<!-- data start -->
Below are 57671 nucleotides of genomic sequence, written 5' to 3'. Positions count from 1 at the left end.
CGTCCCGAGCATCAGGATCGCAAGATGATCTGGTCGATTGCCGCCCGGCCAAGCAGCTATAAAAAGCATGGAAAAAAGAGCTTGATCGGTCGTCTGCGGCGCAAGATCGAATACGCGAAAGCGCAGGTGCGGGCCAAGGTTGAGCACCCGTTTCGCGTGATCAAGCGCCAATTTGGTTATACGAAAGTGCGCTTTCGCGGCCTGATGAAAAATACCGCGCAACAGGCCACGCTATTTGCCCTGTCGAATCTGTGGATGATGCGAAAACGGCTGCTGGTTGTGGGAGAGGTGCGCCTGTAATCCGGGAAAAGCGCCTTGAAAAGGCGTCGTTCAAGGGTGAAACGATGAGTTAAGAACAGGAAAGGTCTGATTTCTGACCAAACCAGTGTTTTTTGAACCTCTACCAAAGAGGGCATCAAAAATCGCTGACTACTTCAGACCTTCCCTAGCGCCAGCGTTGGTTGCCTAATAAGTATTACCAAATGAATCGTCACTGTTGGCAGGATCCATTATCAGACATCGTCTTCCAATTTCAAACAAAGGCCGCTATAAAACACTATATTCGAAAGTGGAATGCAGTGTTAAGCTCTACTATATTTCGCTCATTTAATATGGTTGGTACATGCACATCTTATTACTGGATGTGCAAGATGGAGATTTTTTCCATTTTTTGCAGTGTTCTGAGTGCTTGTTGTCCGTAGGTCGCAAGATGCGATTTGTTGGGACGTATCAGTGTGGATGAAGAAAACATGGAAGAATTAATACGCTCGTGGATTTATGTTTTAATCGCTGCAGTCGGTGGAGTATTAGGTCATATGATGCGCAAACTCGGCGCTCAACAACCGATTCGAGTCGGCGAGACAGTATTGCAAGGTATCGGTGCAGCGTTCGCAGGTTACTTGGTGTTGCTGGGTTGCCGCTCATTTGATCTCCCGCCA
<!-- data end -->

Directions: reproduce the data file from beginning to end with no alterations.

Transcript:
Below are 57671 nucleotides of genomic sequence, written 5' to 3'. Positions count from 1 at the left end.
CGTCCCGAGCATCAGGATCGCAAGATGATCTGGTCGATTGCCGCCCGGCCAAGCAGCTATAAAAAGCATGGAAAAAAGAGCTTGATCGGTCGTCTGCGGCGCAAGATCGAATACGCGAAAGCGCAGGTGCGGGCCAAGGTTGAGCACCCGTTTCGCGTGATCAAGCGCCAATTTGGTTATACGAAAGTGCGCTTTCGCGGCCTGATGAAAAATACCGCGCAACAGGCCACGCTATTTGCCCTGTCGAATCTGTGGATGATGCGAAAACGGCTGCTGGTTGTGGGAGAGGTGCGCCTGTAATCCGGGAAAAGCGCCTTGAAAAGGCGTCGTTCAAGGGTGAAACGATGAGTTAAGAACAGGAAAGGTCTGATTTCTGACCAAACCAGTGTTTTTTGAACCTCTACCAAAGAGGGCATCAAAAATCGCTGACTACTTCAGACCTTCCCTAGCGCCAGCGTTGGTTGCCTAATAAGTATTACCAAATGAATCGTCACTGTTGGCAGGATCCATTATCAGACATCGTCTTCCAATTTCAAACAAAGGCCGCTATAAAACACTATATTCGAAAGTGGAATGCAGTGTTAAGCTCTACTATATTTCGCTCATTTAATATGGTTGGTACATGCACATCTTATTACTGGATGTGCAAGATGGAGATTTTTTCCATTTTTTGCAGTGTTCTGAGTGCTTGTTGTCCGTAGGTCGCAAGATGCGATTTGTTGGGACGTATCAGTGTGGATGAAGAAAACATGGAAGAATTAATACGCTCGTGGATTTATGTTTTAATCGCTGCAGTCGGTGGAGTATTAGGTCATATGATGCGCAAACTCGGCGCTCAACAACCGATTCGAGTCGGCGAGACAGTATTGCAAGGTATCGGTGCAGCGTTCGCAGGTTACTTGGTGTTGCTGGGTTGCCGCTCATTTGATCTCCCGCCA